Andrew Barker

21  Artworks


About Andrew

Andrew Barker has been practicing photography for nearly thirty years and has been a practitioner and lay-scholar of 19th and early 20th century photography for the last fifteen years. In this regard, he predominantly uses cameras from this period. He also specializes in ways of processing that combine the methods used during these periods with more modern, contemporary ones. He has learned his skills through extensive research, and by experimentation and practice with methods forgotten and sometime over seen.

He believes in the diversity of the traditional hand crafting of the photographic medium. This may leave the viewer to grapple with his or her own means of perception, filling in the narrative and visual gaps with imagined scenarios. He tries to create simple visuals that stimulate both intellect and vision, often capturing what is elusive to normal sight.

 “My intention is not to ‘record’ the faces operations and ravages one sees, rather the experiences of what I can’t see or understand. Through this I can create each fine work separately with different sets of rules and limitation, so they can have an inimitable object quality”

Wishing Stone

by andrew barker

Andrew Barker is pleased to release this work for viewing. In this body of work he has used ashen tone and the lack thereof to create these images of the present in the throes of the past. He has used this vintage media printed modernly to encourage the viewer with a romantic sensibility towards photography and its true making. This view will hopefully saturate the viewer with the romanticism that Andrew believes is the cornerstone of unseen histories in photography.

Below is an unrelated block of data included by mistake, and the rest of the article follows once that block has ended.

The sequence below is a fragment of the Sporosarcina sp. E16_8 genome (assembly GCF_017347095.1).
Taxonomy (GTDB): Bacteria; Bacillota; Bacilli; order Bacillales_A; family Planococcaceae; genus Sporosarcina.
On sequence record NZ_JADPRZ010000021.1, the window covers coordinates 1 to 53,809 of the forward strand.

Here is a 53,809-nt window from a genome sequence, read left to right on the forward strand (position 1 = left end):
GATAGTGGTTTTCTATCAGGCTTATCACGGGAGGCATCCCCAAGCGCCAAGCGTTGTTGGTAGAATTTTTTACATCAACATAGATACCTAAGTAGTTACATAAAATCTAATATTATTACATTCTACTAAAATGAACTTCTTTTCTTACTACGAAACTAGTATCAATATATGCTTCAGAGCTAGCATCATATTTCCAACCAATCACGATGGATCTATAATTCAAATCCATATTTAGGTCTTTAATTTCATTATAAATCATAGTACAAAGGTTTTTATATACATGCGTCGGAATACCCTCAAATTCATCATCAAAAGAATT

‘Wishing Stone’ is a series of studies drawn from a larger project four years in the making. ‘THE STORY OF STONE’.

An exhibition will premiere in its entirety at a future exhibition space.

Wishing Stone is merely a preview of one aspect of ‘THE STORY OF STONE’. It will be illustrated in a 70-page book to be released.

In many ways, these photographs are straightforward and easy to like. But the best of these works are more than just a sight gag. They offer intricate layers of additional meanings as one might look at their sacredness and readings that go beyond mere snappy photos to rather magic in their layers. In Andrew’s view, these are the images that will ultimately have the most durability as they add complexity in the process of making and raise questions in a market of digital media slap. They may end up as pigmented ink prints, as darkroom work is where it starts but finds its own language as time moves on. 

The work has an old school sense of nuance that seems to have been forgotten in these fast paced times. He still values rhythm and lyricism, tempered by thoughtfulness and a sense of history and love of making images to inspire.